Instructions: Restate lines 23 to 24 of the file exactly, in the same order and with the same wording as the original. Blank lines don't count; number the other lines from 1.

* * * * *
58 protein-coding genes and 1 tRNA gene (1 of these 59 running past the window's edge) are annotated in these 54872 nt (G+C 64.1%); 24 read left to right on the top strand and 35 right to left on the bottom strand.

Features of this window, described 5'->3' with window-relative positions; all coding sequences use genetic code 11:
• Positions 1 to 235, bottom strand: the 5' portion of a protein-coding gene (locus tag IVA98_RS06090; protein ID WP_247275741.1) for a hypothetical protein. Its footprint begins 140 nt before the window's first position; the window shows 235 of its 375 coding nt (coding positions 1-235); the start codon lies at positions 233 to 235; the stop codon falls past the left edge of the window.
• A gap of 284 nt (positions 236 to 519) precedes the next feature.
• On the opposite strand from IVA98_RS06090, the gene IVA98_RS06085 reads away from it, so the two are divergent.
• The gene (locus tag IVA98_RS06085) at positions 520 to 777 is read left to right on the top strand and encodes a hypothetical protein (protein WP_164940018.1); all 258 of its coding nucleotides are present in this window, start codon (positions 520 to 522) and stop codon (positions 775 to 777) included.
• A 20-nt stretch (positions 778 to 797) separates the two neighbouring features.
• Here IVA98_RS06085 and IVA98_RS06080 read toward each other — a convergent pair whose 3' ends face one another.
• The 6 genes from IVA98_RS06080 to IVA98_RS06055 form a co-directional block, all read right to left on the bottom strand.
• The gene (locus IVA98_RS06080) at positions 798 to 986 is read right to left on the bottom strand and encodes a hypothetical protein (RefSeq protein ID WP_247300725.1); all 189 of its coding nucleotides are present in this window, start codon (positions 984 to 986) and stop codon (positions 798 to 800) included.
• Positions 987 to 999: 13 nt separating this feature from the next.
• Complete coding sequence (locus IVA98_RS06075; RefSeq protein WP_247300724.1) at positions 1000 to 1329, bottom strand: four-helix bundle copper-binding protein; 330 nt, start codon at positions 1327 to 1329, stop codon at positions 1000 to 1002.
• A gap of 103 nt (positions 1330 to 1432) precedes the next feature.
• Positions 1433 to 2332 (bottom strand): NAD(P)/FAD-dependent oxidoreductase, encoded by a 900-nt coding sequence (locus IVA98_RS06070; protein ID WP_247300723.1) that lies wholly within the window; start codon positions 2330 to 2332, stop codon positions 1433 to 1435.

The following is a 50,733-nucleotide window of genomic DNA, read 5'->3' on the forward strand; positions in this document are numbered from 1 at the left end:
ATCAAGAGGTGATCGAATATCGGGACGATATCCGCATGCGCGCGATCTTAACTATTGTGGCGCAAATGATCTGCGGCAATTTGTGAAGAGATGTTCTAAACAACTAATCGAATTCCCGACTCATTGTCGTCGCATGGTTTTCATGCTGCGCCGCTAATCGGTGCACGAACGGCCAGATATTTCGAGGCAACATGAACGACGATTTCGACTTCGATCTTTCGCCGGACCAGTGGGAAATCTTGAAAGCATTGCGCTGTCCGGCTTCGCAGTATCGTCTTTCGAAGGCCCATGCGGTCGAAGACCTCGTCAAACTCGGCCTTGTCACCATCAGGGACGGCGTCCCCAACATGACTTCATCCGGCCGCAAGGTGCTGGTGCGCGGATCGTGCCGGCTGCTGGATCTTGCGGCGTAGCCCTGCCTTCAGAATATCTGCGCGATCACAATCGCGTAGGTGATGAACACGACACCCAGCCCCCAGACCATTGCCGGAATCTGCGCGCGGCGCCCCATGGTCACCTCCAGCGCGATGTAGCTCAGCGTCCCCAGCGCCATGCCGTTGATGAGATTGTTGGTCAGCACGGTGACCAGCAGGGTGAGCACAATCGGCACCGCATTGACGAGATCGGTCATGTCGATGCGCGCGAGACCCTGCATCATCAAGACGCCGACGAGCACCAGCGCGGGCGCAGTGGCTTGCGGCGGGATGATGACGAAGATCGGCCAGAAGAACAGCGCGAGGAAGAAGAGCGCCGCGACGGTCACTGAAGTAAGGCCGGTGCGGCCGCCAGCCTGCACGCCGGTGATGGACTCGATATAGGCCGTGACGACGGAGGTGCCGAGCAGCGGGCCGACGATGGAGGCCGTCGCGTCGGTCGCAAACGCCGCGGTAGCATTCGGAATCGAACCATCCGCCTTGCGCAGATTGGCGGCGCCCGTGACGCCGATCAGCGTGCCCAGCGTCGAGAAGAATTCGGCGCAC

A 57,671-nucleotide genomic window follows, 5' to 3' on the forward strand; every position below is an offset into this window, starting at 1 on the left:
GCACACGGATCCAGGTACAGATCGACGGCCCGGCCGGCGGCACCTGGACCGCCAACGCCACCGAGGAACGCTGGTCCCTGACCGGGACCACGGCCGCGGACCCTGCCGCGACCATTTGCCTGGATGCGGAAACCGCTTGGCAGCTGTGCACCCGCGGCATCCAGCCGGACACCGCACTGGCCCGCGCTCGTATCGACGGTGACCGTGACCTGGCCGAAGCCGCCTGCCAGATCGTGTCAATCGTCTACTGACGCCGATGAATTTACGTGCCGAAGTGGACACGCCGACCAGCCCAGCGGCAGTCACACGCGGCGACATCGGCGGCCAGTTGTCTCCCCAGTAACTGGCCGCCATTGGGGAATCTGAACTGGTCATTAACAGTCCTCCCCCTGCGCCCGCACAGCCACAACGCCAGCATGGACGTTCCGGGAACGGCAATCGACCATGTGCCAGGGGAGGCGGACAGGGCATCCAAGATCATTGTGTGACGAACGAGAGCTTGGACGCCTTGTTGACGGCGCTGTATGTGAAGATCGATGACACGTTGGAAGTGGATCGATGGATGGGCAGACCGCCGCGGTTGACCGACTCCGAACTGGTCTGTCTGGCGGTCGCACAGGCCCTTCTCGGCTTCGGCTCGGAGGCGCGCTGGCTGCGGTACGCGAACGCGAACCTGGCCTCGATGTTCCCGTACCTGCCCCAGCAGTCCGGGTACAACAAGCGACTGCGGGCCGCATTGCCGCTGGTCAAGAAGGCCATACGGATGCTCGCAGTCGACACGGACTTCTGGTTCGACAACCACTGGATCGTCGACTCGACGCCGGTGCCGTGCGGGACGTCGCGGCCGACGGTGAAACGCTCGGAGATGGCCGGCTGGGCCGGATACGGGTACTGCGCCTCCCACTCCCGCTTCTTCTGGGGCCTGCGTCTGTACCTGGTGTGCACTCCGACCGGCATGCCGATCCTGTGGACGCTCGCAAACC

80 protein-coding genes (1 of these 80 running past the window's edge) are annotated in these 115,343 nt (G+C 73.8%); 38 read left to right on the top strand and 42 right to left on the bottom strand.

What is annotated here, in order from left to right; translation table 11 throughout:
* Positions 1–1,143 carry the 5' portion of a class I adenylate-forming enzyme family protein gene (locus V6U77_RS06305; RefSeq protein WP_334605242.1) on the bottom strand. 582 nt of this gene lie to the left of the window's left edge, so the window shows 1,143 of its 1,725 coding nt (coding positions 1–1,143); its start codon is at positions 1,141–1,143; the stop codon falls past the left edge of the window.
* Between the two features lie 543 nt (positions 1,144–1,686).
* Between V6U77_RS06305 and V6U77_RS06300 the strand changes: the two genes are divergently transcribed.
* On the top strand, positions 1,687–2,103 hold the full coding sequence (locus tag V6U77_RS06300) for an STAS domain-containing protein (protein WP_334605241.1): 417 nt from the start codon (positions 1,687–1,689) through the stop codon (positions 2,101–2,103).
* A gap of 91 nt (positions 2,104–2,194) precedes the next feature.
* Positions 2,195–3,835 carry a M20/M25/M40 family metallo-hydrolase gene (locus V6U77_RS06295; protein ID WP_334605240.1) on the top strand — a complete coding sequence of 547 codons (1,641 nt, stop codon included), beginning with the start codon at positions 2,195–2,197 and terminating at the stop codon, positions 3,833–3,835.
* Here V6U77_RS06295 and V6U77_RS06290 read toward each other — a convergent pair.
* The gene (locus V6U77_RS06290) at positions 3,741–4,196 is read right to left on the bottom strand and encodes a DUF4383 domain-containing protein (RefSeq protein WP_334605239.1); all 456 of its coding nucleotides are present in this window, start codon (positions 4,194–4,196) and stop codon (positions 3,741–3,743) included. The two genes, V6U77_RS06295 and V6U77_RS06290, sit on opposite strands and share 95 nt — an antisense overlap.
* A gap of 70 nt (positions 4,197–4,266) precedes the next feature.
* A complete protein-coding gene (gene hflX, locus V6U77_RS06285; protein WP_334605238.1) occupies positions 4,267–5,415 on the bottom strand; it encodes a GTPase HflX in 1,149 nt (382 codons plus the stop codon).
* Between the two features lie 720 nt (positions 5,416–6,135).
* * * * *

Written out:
* Between V6U77_RS06305 and V6U77_RS06300 the strand changes: the two genes are divergently transcribed.
* On the top strand, positions 1,687–2,103 hold the full coding sequence (locus tag V6U77_RS06300) for an STAS domain-containing protein (protein WP_334605241.1): 417 nt from the start codon (positions 1,687–1,689) through the stop codon (positions 2,101–2,103).